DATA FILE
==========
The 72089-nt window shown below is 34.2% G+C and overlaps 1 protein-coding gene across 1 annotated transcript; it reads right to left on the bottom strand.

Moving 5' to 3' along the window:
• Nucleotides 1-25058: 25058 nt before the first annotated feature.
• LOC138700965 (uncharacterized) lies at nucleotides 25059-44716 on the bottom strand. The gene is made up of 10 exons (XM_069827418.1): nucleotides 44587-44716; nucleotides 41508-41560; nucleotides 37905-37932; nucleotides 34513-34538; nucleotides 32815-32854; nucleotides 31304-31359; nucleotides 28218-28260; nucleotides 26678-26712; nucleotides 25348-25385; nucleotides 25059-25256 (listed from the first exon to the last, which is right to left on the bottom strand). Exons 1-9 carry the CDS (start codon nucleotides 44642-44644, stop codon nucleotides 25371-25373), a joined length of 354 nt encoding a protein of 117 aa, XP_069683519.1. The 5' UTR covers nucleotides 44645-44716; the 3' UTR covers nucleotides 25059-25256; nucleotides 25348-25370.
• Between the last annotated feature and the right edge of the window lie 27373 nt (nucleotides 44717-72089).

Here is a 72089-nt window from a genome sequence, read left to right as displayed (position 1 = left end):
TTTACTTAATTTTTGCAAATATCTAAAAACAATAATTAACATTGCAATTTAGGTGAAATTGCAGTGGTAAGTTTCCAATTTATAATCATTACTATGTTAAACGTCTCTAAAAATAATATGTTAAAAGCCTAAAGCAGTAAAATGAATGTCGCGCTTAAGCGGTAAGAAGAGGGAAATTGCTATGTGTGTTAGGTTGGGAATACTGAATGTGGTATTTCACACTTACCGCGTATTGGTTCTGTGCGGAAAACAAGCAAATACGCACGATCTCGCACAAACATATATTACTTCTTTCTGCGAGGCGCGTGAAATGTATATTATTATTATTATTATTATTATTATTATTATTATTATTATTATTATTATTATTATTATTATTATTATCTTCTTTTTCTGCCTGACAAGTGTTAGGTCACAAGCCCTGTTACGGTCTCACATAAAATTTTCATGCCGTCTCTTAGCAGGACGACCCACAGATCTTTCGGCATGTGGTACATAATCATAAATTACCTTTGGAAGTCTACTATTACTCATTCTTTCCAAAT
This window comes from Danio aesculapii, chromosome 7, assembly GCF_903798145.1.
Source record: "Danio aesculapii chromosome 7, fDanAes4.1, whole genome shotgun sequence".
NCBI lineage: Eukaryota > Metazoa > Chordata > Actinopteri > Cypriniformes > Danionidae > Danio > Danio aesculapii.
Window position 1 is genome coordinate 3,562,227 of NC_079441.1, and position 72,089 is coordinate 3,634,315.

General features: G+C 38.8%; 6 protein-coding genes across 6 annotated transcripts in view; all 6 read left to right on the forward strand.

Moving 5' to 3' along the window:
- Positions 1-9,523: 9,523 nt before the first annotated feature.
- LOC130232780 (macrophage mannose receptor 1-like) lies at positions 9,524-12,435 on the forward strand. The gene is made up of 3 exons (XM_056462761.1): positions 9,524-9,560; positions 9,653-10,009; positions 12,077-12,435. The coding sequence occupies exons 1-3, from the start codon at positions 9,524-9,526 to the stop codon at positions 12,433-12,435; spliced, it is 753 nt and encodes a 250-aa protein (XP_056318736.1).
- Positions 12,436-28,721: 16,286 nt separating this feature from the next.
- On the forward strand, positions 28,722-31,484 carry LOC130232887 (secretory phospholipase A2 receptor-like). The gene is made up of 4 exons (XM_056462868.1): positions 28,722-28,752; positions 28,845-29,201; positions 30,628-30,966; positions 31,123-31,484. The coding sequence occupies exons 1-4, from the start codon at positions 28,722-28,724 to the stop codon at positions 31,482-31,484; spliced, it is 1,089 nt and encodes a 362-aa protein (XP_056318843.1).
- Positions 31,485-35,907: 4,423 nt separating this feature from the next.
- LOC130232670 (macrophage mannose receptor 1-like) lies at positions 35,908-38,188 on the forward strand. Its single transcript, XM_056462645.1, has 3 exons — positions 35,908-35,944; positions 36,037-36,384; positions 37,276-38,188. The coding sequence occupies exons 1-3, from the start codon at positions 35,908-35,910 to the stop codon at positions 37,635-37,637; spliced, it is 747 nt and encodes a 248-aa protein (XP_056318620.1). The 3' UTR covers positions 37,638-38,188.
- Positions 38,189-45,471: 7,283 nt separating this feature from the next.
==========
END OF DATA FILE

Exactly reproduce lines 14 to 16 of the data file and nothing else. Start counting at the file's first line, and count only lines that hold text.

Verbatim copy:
- Positions 1-9,523: 9,523 nt before the first annotated feature.
- LOC130232780 (macrophage mannose receptor 1-like) lies at positions 9,524-12,435 on the forward strand. The gene is made up of 3 exons (XM_056462761.1): positions 9,524-9,560; positions 9,653-10,009; positions 12,077-12,435. The coding sequence occupies exons 1-3, from the start codon at positions 9,524-9,526 to the stop codon at positions 12,433-12,435; spliced, it is 753 nt and encodes a 250-aa protein (XP_056318736.1).
- Positions 12,436-28,721: 16,286 nt separating this feature from the next.